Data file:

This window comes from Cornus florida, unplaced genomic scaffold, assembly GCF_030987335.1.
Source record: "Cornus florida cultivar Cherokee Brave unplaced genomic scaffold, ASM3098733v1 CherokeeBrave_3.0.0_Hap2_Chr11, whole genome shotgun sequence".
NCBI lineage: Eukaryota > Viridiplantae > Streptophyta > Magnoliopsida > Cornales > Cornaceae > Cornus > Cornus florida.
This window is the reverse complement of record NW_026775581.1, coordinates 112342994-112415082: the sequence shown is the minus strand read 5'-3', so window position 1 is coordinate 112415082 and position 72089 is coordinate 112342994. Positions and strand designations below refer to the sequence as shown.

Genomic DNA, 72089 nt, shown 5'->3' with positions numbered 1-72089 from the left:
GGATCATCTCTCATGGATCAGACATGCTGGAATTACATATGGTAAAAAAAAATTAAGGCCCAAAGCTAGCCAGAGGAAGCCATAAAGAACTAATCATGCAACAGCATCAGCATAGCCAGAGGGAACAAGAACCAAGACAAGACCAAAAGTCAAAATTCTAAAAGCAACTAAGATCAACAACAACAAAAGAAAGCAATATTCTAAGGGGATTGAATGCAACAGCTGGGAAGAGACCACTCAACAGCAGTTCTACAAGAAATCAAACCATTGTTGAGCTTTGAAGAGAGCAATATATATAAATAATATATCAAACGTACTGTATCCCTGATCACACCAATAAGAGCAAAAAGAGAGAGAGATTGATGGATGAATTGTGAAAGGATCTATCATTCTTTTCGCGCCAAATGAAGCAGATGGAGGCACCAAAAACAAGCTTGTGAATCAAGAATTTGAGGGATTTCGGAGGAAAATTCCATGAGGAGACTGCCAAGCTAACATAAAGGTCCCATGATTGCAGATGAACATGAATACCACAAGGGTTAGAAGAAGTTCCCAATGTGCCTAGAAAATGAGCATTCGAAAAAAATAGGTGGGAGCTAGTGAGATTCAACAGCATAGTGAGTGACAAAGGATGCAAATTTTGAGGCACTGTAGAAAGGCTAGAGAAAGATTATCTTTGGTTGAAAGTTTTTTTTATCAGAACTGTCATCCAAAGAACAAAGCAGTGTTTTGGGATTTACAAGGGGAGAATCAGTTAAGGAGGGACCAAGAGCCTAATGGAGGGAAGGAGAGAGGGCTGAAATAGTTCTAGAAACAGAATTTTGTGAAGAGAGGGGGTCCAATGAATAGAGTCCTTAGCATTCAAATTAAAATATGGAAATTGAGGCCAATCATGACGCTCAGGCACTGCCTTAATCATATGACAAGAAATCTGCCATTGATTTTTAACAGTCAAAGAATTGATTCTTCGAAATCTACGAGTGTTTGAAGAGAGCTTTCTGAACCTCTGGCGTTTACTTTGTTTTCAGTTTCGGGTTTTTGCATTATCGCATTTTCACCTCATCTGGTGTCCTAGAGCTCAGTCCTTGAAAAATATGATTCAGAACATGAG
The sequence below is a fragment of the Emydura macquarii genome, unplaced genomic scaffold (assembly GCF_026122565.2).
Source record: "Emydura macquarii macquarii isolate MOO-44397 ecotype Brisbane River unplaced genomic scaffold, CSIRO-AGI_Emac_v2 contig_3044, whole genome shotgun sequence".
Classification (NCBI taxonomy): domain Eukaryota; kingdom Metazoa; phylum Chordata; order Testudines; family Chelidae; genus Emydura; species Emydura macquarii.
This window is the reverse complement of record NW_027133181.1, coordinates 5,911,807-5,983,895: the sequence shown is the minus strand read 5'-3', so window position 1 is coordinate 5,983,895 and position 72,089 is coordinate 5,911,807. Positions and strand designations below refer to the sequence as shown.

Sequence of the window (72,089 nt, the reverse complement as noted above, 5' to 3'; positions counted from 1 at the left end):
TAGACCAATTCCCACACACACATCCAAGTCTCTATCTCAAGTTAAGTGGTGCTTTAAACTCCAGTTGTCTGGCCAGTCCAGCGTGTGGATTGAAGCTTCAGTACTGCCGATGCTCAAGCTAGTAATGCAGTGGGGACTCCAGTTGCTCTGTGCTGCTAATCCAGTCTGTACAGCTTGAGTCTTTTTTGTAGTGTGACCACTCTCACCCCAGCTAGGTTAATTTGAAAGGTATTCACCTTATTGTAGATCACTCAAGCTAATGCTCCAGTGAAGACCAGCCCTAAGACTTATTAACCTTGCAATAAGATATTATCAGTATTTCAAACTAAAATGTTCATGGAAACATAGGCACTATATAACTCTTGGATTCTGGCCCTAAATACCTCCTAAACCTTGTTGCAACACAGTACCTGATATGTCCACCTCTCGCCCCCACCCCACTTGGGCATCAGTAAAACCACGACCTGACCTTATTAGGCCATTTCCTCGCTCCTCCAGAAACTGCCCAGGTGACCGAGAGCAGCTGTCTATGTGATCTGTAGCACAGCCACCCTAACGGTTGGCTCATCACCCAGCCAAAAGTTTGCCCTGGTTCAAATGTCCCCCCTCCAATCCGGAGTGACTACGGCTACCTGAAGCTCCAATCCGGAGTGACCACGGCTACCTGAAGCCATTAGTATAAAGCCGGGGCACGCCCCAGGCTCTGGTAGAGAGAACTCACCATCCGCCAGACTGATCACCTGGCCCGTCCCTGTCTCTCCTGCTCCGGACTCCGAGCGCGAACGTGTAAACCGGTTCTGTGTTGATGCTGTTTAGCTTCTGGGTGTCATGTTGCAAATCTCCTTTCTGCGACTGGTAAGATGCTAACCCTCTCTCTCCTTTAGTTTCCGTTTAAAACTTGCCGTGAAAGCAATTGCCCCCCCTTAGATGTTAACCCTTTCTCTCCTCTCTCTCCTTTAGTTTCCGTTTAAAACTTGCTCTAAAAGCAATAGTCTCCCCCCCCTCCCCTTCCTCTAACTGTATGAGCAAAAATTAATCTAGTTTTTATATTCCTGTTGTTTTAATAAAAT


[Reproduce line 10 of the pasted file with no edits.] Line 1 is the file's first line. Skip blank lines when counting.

This window is the reverse complement of record NW_027133181.1, coordinates 5,911,807-5,983,895: the sequence shown is the minus strand read 5'-3', so window position 1 is coordinate 5,983,895 and position 72,089 is coordinate 5,911,807. Positions and strand designations below refer to the sequence as shown.